• i have a 95 safari that just quit. it will turn over but wont start. replaced the feul pump and steering column checked the fuses and pump relay. now for the funny part everything works execpt for the fuel pump head lights and interior lights. did a test on the wiring at the back of the fuse block and found that a fuseable link wire was testing as grounded. if i jump power to the fuel pump fuse it will start any ideas would be nice as it is my grandparents van and they are handicapped thanx
  • That fuseasble link is testing as grounded because it IS connected to GROUND THROUGH THE LOAD. The problem is you have lost your SOURCE of POWER to that FUSEABEL LINK. Go back to THAT point and toubleshoot from THAT point, UPSTREAM towards the BATTERY and you WILL find your problem. Being that all the lights are out and the fuel pump is out, the problem must be at a major connection towards the battery, and because this fuseable link carries so much load, it must be electrically near the battery, drawingwise. In other words, the fuseable link is usually connected very close to the battery, so you must be close to finding the problem.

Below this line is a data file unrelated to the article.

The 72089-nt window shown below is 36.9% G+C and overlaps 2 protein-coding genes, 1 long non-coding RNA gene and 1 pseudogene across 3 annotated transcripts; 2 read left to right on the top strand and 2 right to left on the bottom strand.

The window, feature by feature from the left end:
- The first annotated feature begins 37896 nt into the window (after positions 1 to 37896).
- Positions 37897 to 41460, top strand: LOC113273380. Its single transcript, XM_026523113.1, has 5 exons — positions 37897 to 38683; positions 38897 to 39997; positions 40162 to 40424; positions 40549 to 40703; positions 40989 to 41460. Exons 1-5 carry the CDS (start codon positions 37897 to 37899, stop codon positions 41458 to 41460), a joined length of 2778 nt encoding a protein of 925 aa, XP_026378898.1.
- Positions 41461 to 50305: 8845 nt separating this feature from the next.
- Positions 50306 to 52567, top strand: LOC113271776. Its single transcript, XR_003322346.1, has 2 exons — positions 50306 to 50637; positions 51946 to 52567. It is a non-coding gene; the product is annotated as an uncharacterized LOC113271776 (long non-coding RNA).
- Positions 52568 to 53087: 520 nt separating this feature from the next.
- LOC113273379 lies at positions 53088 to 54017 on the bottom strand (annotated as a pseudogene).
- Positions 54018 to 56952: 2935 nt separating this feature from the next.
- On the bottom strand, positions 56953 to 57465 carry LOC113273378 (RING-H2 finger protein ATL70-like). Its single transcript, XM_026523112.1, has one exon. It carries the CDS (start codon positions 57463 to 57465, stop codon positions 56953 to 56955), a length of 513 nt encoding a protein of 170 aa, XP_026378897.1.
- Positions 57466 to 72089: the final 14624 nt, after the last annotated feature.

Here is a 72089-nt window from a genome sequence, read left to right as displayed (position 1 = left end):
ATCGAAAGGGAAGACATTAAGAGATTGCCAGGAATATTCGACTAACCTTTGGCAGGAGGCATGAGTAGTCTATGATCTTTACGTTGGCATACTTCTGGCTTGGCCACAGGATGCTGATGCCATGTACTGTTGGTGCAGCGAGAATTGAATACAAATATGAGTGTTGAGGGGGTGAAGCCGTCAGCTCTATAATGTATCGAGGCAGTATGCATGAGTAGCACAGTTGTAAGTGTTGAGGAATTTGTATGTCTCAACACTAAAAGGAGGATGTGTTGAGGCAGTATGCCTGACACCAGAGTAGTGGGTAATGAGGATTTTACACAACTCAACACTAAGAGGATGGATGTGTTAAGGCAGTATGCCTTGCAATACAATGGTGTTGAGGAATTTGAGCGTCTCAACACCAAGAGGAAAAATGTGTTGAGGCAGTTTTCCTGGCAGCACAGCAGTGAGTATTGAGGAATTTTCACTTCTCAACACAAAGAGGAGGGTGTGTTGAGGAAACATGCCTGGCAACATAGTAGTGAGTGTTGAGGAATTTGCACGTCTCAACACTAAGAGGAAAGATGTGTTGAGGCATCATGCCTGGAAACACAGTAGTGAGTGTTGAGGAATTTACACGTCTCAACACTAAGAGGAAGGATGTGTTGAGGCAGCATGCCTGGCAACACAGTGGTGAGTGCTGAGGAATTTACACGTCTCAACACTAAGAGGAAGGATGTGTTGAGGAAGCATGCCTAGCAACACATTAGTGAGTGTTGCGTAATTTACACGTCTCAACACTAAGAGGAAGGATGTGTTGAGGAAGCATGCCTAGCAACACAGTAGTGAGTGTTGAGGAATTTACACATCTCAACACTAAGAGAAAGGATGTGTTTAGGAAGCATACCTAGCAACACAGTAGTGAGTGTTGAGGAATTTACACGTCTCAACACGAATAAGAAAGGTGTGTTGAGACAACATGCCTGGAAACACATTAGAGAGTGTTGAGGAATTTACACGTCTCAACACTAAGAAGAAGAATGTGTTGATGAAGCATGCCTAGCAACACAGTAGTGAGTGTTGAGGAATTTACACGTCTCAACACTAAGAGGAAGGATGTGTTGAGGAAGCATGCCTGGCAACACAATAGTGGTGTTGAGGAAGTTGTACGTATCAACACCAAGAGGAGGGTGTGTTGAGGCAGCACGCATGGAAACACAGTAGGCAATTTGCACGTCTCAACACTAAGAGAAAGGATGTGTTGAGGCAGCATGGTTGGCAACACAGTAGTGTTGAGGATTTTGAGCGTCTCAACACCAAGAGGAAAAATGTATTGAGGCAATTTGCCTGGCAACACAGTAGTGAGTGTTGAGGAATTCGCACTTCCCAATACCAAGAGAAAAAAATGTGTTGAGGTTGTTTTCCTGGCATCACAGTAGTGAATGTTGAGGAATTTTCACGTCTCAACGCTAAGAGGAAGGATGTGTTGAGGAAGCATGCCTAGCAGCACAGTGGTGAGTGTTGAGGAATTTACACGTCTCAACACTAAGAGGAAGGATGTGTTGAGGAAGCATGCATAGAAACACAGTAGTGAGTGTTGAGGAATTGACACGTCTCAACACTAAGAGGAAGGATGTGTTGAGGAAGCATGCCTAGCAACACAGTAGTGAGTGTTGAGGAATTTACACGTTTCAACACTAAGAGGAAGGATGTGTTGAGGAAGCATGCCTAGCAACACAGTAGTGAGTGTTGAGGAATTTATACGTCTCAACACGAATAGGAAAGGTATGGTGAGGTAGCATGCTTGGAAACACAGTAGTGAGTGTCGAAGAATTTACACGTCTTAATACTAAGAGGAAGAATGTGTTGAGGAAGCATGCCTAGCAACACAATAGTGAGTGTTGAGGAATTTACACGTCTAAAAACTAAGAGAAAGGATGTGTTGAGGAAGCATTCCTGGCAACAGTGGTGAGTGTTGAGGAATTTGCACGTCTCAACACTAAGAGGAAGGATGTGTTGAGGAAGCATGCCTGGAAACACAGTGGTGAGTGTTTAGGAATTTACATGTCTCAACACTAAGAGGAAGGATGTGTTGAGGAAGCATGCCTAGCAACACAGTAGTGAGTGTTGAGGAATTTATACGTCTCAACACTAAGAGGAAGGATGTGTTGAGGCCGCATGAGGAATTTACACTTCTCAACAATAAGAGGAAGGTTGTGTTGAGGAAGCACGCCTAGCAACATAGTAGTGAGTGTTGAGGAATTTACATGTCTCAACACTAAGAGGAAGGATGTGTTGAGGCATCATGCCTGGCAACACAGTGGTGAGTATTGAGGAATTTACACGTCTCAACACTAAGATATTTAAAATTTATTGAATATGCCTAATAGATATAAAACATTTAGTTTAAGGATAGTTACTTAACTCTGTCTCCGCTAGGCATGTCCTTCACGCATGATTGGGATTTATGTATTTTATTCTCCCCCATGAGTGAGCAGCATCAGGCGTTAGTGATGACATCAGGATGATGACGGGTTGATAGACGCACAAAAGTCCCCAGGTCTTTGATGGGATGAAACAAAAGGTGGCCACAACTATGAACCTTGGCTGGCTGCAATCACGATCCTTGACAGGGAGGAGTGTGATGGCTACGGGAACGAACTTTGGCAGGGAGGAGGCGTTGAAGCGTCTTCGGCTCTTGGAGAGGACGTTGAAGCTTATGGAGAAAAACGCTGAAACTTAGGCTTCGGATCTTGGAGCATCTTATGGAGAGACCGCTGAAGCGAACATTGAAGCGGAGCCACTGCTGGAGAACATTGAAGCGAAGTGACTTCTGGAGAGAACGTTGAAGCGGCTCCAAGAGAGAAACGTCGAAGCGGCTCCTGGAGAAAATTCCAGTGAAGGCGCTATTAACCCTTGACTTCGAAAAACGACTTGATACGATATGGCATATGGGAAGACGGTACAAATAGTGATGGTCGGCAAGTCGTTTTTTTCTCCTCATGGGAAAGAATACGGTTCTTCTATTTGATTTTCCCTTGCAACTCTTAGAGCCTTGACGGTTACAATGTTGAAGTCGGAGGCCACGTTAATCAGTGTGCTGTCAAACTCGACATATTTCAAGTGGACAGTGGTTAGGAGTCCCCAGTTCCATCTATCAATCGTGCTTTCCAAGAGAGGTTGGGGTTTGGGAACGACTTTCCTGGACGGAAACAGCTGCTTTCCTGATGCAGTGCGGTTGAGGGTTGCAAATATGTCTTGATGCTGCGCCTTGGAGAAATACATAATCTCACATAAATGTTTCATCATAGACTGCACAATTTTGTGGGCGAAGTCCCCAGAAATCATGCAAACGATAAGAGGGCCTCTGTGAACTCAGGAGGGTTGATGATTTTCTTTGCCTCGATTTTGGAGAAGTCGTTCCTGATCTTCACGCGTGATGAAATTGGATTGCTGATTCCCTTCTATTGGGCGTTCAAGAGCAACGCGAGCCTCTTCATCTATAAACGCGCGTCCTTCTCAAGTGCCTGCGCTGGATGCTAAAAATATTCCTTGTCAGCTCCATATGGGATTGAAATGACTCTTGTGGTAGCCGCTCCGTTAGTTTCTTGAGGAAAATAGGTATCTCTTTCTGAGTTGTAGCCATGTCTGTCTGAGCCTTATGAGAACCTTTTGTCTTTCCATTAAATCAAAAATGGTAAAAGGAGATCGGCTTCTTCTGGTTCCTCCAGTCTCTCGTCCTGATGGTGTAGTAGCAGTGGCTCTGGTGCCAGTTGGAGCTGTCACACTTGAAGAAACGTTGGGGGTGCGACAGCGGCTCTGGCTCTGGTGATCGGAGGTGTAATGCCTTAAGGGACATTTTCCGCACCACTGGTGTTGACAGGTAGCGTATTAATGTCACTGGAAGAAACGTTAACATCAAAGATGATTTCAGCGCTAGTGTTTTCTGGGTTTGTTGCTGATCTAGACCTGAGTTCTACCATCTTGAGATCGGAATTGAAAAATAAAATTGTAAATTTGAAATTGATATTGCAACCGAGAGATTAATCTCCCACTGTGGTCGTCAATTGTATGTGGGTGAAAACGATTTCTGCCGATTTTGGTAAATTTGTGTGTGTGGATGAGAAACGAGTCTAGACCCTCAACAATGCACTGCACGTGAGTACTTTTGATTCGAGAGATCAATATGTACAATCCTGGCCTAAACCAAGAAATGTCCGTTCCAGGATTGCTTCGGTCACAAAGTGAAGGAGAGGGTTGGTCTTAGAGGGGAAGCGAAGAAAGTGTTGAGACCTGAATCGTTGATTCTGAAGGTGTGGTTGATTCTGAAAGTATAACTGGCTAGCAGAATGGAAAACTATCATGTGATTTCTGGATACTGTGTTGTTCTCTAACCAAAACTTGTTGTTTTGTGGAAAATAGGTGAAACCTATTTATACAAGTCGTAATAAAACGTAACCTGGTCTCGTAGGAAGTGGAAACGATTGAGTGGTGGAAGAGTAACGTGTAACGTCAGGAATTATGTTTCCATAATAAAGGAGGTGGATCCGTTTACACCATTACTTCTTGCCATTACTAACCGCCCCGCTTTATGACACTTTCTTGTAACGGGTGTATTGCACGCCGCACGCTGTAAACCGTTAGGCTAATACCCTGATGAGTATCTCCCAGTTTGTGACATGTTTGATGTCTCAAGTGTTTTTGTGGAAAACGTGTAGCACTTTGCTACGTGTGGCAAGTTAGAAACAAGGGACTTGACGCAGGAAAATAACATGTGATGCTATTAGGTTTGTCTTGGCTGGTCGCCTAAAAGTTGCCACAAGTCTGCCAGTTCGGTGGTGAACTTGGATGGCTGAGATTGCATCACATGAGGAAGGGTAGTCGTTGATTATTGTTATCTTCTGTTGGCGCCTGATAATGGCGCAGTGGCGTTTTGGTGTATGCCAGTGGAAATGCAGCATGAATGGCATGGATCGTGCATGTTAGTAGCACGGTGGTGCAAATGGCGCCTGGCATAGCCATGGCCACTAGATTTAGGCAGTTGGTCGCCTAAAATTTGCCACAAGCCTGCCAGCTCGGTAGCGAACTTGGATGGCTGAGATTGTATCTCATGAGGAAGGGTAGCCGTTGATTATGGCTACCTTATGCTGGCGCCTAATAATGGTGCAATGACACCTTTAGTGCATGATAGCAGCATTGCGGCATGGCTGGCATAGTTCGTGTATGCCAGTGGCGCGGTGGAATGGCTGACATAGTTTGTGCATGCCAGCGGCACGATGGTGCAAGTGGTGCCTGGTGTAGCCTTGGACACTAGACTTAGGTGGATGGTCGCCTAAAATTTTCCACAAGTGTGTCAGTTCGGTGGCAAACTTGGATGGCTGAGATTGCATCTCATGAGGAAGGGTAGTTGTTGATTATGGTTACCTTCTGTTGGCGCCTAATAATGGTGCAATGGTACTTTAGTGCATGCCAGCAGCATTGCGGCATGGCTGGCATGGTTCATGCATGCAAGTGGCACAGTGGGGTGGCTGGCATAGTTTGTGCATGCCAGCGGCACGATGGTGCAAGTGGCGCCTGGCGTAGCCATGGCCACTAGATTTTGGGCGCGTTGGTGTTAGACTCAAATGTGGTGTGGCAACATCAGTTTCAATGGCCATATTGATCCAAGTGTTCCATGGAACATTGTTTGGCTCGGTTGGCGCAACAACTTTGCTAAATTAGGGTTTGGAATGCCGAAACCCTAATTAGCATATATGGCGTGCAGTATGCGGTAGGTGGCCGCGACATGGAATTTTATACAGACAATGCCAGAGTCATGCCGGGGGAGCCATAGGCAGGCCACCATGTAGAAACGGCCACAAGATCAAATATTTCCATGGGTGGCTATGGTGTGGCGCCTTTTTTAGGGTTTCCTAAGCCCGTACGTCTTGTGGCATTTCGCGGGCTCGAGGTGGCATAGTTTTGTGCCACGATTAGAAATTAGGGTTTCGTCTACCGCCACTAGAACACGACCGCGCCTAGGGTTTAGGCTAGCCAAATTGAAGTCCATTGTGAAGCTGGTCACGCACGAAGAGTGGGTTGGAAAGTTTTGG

Good Luck,
    E.D. In Sunny and Warm Florida
  • i'm having the same problem, and i replaced the fuel pump and fuel relay and fuel filter, but when i replaced the fuel pump it ran for 1 day and now won't start any suggestions?
  • I have a 1990 astro with the exact same problem I have carbon cleaned,changed the fuel filter,fuel relay,temp.control valve,injector cleaner I can't figure it out have recieved any advice? :confuse:
  • Happy New Year! well the van came in handy moving and as such I am still in the mode of unpacking . The van broke again on the last mode. I thought it was "skipping" and my first thought was the distributor was somehow not aligned properly(I removed it to check it during the last diagnostic...wish I hadn't now. It was marked and seemed to align back up to the marks I had for guidance and it crank? ) but if so it would not have crank at all...am I correct? Nevertheless the OBD1 showed TPC(throttle position sensor), MAP and IAC sensor codes. Both the MAP and IAC sensors have been manually cleaned and were chunk full of deposits and thus it still broke again. Does it appear as I should start changing out these sensors or does it appear that something in the timing may be the culprit..your thoughts as always appreciated.